Tim Brunson DCH

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Touching ethics: assessing the applicability of ethical rules for safe touch in CAM...



Full title: Touching ethics: assessing the applicability of ethical rules for safe touch in CAM--outcomes of a CAM (complementary and alternative medicine) practitioner survey in Israel.

INTRODUCTION: Recently, ethical guidelines regarding safe touch in CAM were developed in Israel. Publishing ethical codes does not imply that they will actually help practitioners to meet ethical care standards. The effectiveness of ethical rules depends on familiarity with the code and its content. In addition, critical self-examination of the code by individual members of the profession is required to reflect on the moral commitments encompassed in the code. METHODS: For the purpose of dynamic self-appraisal, we devised a survey to assess how CAM practitioners view the suggested ethical guidelines for safe touch. We surveyed 781 CAM practitioners regarding their perspectives on the safe-touch code. RESULTS: There was a high level of agreement with general statements regarding ethics pertaining to safe touch with a mean rate of agreement of 4.61 out of a maximum of 5. Practitioners concurred substantially with practice guidelines for appropriate touch with a mean rate of agreement of 4.16 out of a maximum of 5. Attitudes toward the necessity to touch intimate areas for treatment purposes varied with 78.6% of respondents strongly disagreeing with any notion of need to touch intimate areas during treatment. 7.9% neither disagreed nor agreed, 7.9% slightly agreed, and 7.6% strongly agreed with the need for touching intimate areas during treatment. There was a direct correlation between disagreement with touching intimate areas for therapeutic purposes and agreement with general statements regarding ethics of safe touch (Spearman r=0.177, p<0.0001), and practice guidelines for appropriate touch (r=0.092, p=0.012). CONCLUSION: A substantial number of practitioners agreed with the code, although some findings regarding the need to touch intimate area during treatments were disturbing. Our findings can serve as a basis for ethical code development and implementation, as well as for educating CAM practitioners on the ethics of touch.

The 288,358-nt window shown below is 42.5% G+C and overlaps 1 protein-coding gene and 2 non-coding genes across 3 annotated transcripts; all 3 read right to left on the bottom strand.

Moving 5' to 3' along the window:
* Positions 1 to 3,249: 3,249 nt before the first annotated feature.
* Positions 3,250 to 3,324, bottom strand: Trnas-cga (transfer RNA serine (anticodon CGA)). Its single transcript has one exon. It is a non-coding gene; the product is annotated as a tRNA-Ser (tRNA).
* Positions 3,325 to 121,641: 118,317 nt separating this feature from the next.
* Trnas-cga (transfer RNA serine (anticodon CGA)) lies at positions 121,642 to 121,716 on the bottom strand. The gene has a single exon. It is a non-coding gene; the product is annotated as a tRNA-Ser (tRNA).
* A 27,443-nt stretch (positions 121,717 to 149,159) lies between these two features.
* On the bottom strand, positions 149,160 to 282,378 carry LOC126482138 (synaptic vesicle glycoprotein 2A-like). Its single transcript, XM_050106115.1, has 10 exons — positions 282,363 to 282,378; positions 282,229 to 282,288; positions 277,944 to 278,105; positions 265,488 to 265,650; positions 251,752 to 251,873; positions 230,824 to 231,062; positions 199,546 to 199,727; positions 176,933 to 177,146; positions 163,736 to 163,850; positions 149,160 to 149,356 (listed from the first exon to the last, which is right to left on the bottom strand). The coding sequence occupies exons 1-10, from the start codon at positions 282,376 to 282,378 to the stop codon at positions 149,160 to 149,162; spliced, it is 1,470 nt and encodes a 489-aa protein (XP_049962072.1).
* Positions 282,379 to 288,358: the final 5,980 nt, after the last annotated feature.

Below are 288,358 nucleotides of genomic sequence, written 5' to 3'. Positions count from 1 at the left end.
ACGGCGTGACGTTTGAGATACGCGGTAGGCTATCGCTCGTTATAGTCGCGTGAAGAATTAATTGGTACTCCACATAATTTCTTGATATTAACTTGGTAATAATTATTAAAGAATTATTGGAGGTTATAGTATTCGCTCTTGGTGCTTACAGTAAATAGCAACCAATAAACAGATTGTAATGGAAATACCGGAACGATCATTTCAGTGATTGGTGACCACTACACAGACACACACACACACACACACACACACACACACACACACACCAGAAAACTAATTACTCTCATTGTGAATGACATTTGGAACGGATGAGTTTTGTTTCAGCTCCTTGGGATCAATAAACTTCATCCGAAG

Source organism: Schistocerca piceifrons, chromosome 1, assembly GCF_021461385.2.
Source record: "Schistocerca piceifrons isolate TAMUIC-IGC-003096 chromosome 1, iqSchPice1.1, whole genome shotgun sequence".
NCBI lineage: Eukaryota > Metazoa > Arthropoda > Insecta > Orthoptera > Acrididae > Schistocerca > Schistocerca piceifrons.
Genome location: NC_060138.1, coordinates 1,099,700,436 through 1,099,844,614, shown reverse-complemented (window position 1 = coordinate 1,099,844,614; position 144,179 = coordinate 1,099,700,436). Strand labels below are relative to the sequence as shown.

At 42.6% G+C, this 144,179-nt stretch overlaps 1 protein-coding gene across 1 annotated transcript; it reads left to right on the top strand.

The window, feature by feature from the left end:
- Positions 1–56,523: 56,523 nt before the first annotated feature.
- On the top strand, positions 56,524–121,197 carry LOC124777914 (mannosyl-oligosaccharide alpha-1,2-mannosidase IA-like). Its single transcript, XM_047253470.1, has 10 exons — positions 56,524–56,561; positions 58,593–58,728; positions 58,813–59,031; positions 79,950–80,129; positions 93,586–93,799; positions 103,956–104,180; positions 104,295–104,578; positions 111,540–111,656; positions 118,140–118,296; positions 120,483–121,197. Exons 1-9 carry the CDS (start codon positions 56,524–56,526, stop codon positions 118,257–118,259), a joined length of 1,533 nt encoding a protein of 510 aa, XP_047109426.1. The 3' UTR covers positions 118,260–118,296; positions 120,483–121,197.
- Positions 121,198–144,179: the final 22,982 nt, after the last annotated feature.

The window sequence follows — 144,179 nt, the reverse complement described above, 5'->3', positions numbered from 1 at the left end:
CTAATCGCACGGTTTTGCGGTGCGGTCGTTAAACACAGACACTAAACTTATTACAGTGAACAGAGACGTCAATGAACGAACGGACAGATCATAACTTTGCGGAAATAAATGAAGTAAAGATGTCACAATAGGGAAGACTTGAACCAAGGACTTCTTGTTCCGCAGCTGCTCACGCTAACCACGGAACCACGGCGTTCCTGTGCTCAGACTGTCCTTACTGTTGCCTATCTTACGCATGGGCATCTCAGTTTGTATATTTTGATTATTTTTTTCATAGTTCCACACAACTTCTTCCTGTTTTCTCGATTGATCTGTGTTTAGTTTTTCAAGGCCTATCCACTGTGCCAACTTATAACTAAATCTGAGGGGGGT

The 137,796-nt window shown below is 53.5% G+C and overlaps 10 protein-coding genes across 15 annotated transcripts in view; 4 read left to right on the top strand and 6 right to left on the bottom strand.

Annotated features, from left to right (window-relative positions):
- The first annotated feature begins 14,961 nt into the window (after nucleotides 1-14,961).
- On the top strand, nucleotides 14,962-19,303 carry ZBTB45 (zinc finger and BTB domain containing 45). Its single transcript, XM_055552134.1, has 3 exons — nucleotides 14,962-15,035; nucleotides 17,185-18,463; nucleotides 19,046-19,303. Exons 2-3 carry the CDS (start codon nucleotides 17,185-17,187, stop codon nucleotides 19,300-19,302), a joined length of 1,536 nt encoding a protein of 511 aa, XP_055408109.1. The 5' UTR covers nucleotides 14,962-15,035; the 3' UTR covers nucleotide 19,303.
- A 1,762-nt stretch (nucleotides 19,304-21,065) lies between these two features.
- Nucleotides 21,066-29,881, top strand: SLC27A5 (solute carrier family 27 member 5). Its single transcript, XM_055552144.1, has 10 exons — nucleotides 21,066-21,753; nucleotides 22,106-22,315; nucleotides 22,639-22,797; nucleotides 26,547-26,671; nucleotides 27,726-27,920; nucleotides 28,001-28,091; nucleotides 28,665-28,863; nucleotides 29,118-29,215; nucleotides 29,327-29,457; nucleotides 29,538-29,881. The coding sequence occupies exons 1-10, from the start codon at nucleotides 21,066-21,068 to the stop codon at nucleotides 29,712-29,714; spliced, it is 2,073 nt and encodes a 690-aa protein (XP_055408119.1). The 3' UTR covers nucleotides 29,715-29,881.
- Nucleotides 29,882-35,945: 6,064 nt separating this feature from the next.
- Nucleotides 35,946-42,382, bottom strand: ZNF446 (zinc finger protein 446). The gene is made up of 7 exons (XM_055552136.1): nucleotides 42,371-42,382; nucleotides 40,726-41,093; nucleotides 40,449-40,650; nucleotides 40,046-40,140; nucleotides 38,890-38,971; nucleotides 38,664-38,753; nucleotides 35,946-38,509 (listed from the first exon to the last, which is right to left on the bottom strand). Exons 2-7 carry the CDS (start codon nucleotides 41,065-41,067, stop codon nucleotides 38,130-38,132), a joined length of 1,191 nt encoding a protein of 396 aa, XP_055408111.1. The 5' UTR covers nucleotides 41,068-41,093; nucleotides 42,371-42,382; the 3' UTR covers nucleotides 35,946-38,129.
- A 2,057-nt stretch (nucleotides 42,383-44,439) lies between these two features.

Complement Ther Med. 2011 Feb;19(1):12-8. Epub 2010 Dec 24. Schiff E, Ben-Arye E, Shilo M, Levy M, Schachter L, Weitchner N, Golan O, Stone J. Department of Internal Medicine, Bnai-Zion Hospital, Haifa, Israel. eschiff@bezeqint.net

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